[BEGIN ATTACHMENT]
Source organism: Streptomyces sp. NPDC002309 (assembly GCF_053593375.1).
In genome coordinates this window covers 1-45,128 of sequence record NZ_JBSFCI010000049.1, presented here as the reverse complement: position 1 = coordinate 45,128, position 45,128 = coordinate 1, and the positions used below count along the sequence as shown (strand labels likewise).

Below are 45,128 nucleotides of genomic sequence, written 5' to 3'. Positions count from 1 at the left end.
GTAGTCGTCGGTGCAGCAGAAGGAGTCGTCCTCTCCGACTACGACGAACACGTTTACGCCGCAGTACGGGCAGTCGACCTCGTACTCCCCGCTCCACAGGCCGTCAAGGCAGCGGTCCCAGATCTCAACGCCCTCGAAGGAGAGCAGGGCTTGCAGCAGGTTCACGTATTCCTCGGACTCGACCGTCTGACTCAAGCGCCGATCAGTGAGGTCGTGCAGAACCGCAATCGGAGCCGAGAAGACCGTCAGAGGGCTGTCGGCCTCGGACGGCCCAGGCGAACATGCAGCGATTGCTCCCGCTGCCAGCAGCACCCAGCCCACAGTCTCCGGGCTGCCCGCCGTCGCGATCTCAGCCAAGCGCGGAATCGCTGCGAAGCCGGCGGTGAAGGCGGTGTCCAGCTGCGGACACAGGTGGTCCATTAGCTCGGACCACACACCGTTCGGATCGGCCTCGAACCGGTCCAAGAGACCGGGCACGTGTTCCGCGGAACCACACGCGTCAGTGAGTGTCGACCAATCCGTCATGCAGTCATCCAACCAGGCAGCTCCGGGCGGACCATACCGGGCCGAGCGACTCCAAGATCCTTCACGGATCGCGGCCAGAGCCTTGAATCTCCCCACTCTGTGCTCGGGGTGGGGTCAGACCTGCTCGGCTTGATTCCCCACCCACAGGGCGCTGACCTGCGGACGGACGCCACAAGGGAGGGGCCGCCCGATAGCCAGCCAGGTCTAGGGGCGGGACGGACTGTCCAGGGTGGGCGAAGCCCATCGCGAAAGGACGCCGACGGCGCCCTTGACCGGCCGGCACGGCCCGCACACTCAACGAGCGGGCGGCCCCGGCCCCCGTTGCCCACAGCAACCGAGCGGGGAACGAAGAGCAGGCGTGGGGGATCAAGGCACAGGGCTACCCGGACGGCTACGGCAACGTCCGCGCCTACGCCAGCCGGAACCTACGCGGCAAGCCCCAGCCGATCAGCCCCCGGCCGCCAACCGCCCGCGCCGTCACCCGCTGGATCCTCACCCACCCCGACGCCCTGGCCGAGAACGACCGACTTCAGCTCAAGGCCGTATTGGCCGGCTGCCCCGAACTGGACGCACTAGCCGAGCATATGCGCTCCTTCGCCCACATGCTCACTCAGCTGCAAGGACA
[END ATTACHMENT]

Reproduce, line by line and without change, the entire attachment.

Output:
Source organism: Streptomyces sp. NPDC002309 (assembly GCF_053593375.1).
In genome coordinates this window covers 1-45,128 of sequence record NZ_JBSFCI010000049.1, presented here as the reverse complement: position 1 = coordinate 45,128, position 45,128 = coordinate 1, and the positions used below count along the sequence as shown (strand labels likewise).

Below are 45,128 nucleotides of genomic sequence, written 5' to 3'. Positions count from 1 at the left end.
GTAGTCGTCGGTGCAGCAGAAGGAGTCGTCCTCTCCGACTACGACGAACACGTTTACGCCGCAGTACGGGCAGTCGACCTCGTACTCCCCGCTCCACAGGCCGTCAAGGCAGCGGTCCCAGATCTCAACGCCCTCGAAGGAGAGCAGGGCTTGCAGCAGGTTCACGTATTCCTCGGACTCGACCGTCTGACTCAAGCGCCGATCAGTGAGGTCGTGCAGAACCGCAATCGGAGCCGAGAAGACCGTCAGAGGGCTGTCGGCCTCGGACGGCCCAGGCGAACATGCAGCGATTGCTCCCGCTGCCAGCAGCACCCAGCCCACAGTCTCCGGGCTGCCCGCCGTCGCGATCTCAGCCAAGCGCGGAATCGCTGCGAAGCCGGCGGTGAAGGCGGTGTCCAGCTGCGGACACAGGTGGTCCATTAGCTCGGACCACACACCGTTCGGATCGGCCTCGAACCGGTCCAAGAGACCGGGCACGTGTTCCGCGGAACCACACGCGTCAGTGAGTGTCGACCAATCCGTCATGCAGTCATCCAACCAGGCAGCTCCGGGCGGACCATACCGGGCCGAGCGACTCCAAGATCCTTCACGGATCGCGGCCAGAGCCTTGAATCTCCCCACTCTGTGCTCGGGGTGGGGTCAGACCTGCTCGGCTTGATTCCCCACCCACAGGGCGCTGACCTGCGGACGGACGCCACAAGGGAGGGGCCGCCCGATAGCCAGCCAGGTCTAGGGGCGGGACGGACTGTCCAGGGTGGGCGAAGCCCATCGCGAAAGGACGCCGACGGCGCCCTTGACCGGCCGGCACGGCCCGCACACTCAACGAGCGGGCGGCCCCGGCCCCCGTTGCCCACAGCAACCGAGCGGGGAACGAAGAGCAGGCGTGGGGGATCAAGGCACAGGGCTACCCGGACGGCTACGGCAACGTCCGCGCCTACGCCAGCCGGAACCTACGCGGCAAGCCCCAGCCGATCAGCCCCCGGCCGCCAACCGCCCGCGCCGTCACCCGCTGGATCCTCACCCACCCCGACGCCCTGGCCGAGAACGACCGACTTCAGCTCAAGGCCGTATTGGCCGGCTGCCCCGAACTGGACGCACTAGCCGAGCATATGCGCTCCTTCGCCCACATGCTCACTCAGCTGCAAGGACA